In fact each part of the Dark Star trilogy will be this same story told from a different character’s perspective, examining how individual points of view can change the story being told, how there is no absolute ‘true story’, only individual truths for each person in a shared context. Certain aspects of this idea for the trilogy are exciting—there are many moments in Tracker’s story that could do with an alternate perspective to settle some confusion or validate a readers’ theories, for example. The worry is, will readers remember everything in each book well enough to note where the fine details change when the perspective does? Even within Black Leopard, Red Wolf, the truth isn’t concrete and changes frequently, as Tracker himself points out, ‘truth [changes] between one man saying the same thing twice.’
There are a number of occasions in the narrative when what is ‘real’ can easily be conflated with what is a surreal vision or hallucination Tracker is experiencing. It’s hard to tell whom to trust, especially since Tracker himself trusts no one and nothing, and we’re inclined to believe he has reason to be this suspicious. Tracker is told by his uncle, ‘You will be one always on the line between the two. You will always walk two roads at the same time. You will always feel the strength of one and the pain of the other’, and though this is directed at his sexuality, it is true for a great deal of what he experiences. Tracker, for all his anger and bitterness, is constantly drawn to the weak, the outcast and the maligned and so when he tells us he is honest, and that he does not change truth to appease anyone even if he’s shot as the messenger, we are automatically empathetic towards him.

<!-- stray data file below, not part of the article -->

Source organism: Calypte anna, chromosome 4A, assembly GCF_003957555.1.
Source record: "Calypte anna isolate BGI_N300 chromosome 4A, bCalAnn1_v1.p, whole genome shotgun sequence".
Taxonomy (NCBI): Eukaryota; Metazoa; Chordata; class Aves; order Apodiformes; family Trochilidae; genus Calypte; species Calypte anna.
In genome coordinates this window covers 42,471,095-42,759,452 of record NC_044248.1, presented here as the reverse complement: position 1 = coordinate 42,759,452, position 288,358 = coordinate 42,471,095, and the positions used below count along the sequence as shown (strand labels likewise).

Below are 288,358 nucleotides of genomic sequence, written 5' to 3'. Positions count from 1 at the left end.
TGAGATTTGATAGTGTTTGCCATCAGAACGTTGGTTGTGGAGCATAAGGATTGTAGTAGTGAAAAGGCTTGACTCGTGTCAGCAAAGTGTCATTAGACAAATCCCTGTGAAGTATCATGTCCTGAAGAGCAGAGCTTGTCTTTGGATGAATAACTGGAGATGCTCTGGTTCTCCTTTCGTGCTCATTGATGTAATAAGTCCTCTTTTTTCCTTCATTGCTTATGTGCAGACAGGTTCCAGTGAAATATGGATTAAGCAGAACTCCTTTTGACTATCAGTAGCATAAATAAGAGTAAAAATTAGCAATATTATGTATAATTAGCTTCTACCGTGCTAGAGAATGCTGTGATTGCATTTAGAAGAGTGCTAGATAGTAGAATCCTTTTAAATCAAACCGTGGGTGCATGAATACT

‘I hear there is a queen in a kingdom far south who kills the man who brings her bad news. So do you wish for a story where the child is less dead? Truth changes shape just as the crocodile eats away the moon, and yet my story is the same today as it was three days past, and will be tomorrow, so fuck the gods and your questions.’
Some of Black Leopard, Red Wolf is outright frightening. It’s bloody and gory and vicious. Its pulpy, cinematic and sensuous landscapes shift fluidly, bodies change; the borders between life and death, between chaos and order, between seen and unseen worlds are nebulous and constantly ebbing. Nothing is completely linear or binary in this book—not the plot, not the characters, not the mythologies the narratives leans on. Everything is in flux and that’s what makes it fun, what makes it interesting—and complex, that there are many, many ‘fantastic beasts [with] fantastic urges’. The fact that the narrative is this intense for over 600 pages is what gets overwhelming, along with the fact that James has zero intentions of telling his readers what the ‘truth’ really is. As Tracker is told, Black Leopard, Red Wolf can be ‘such a puzzle … the more you tell me, the less I know’.
Black Leopard, Red Wolf is available from Riverhead Books.
Mahvesh loves dystopian fiction & appropriately lives in Karachi, Pakistan. She writes about stories & interviews writers for the Tor.com podcast Midnight in Karachi when not wasting much too much time on Twitter.